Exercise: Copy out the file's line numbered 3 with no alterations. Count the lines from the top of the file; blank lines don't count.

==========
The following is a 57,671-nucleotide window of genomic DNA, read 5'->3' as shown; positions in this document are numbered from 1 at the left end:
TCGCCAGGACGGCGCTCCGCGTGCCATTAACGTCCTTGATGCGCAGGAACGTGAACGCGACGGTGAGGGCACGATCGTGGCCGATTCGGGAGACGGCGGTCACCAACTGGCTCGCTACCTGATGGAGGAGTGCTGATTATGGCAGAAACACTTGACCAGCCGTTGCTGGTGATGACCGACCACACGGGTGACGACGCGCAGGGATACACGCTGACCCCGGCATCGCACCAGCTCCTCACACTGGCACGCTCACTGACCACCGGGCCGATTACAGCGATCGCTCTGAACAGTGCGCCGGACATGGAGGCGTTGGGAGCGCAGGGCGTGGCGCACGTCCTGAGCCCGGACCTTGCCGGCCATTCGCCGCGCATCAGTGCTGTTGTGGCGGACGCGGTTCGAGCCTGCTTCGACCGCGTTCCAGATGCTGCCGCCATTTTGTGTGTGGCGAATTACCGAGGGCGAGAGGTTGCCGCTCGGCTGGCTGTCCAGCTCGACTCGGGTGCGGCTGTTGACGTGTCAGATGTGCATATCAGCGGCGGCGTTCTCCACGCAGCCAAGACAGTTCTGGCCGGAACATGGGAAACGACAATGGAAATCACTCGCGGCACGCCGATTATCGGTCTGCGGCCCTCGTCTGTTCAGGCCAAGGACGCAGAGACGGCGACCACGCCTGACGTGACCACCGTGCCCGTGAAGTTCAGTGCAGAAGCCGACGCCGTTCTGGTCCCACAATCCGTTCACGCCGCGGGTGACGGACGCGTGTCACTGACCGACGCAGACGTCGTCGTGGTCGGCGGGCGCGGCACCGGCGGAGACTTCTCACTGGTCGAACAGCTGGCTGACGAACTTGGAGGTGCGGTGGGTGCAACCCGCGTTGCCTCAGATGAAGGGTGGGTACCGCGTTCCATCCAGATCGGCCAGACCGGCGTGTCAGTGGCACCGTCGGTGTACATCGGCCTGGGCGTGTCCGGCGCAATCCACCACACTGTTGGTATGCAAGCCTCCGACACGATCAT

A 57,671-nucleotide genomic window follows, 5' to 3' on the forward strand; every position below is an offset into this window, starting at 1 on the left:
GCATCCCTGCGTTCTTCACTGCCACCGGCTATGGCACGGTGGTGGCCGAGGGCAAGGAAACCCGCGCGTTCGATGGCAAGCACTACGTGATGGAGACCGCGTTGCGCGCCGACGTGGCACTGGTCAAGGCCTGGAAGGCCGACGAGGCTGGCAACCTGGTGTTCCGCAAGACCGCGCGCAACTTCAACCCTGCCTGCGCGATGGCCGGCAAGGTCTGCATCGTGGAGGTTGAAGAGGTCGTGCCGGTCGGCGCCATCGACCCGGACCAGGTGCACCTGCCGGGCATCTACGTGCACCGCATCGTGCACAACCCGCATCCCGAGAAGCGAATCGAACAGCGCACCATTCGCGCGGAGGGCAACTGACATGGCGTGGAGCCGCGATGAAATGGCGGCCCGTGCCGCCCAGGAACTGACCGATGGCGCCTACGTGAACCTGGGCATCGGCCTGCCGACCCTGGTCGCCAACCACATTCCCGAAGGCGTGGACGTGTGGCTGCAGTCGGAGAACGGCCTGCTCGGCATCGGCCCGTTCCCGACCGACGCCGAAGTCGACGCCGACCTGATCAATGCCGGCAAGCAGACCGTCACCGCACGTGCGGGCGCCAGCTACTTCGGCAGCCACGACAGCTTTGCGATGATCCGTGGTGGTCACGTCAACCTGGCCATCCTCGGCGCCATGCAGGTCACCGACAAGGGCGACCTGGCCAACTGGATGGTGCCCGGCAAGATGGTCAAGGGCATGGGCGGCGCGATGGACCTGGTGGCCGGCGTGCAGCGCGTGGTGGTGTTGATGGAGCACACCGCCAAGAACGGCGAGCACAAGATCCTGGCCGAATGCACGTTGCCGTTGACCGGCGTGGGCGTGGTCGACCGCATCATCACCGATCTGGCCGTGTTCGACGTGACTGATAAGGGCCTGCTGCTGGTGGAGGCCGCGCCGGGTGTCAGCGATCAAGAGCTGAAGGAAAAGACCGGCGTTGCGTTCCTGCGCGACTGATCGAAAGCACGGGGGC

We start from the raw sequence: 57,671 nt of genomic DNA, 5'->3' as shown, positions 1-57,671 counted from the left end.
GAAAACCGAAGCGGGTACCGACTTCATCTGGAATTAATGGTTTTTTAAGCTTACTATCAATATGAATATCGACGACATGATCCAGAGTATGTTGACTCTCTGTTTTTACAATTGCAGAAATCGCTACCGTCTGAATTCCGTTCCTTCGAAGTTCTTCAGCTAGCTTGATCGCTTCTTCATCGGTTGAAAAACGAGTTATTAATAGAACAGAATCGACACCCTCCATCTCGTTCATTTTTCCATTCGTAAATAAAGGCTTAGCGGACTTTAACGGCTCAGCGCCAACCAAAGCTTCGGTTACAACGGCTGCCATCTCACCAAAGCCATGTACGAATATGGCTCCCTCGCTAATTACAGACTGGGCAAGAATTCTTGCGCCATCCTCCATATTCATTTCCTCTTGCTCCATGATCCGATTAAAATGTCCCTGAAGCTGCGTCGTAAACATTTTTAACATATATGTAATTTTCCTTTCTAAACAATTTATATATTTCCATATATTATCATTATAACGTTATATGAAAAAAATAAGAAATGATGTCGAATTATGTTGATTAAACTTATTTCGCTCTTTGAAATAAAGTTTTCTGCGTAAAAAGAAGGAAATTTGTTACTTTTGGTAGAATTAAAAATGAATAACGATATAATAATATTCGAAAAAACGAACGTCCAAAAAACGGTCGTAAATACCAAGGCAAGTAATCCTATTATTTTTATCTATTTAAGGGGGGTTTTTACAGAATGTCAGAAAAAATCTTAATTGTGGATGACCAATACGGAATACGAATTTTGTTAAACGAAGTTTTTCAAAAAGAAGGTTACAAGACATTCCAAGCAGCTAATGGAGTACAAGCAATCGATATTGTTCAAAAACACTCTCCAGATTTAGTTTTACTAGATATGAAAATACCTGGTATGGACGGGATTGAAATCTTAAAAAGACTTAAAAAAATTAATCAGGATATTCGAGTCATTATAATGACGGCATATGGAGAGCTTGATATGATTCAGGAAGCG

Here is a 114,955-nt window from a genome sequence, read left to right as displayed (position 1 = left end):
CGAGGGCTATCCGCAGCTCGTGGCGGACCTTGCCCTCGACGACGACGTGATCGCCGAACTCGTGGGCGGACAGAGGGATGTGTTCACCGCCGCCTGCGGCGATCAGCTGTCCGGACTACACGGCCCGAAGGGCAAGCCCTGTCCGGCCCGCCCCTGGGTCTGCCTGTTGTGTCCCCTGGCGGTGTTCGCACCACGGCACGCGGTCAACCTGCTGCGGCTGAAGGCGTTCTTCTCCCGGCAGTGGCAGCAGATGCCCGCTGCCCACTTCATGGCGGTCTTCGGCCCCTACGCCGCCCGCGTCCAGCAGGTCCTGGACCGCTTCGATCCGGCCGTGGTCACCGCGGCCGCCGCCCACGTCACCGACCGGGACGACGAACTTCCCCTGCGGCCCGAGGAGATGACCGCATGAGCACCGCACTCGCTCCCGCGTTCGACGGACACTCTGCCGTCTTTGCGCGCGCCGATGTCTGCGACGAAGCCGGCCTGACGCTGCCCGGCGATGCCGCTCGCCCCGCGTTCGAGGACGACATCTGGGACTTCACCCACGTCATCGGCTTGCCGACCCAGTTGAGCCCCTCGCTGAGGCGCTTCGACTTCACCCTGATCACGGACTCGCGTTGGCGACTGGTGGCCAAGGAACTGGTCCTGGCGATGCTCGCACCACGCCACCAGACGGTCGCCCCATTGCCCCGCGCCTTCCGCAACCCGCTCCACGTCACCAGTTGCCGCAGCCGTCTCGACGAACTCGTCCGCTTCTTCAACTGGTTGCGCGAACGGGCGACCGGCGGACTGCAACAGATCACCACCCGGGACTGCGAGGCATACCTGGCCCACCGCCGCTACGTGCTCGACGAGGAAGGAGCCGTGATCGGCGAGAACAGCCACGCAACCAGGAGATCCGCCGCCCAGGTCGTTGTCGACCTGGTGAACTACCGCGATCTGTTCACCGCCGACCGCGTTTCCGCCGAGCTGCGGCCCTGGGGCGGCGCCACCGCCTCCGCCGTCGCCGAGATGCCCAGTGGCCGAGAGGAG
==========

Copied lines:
A 57,671-nucleotide genomic window follows, 5' to 3' on the forward strand; every position below is an offset into this window, starting at 1 on the left: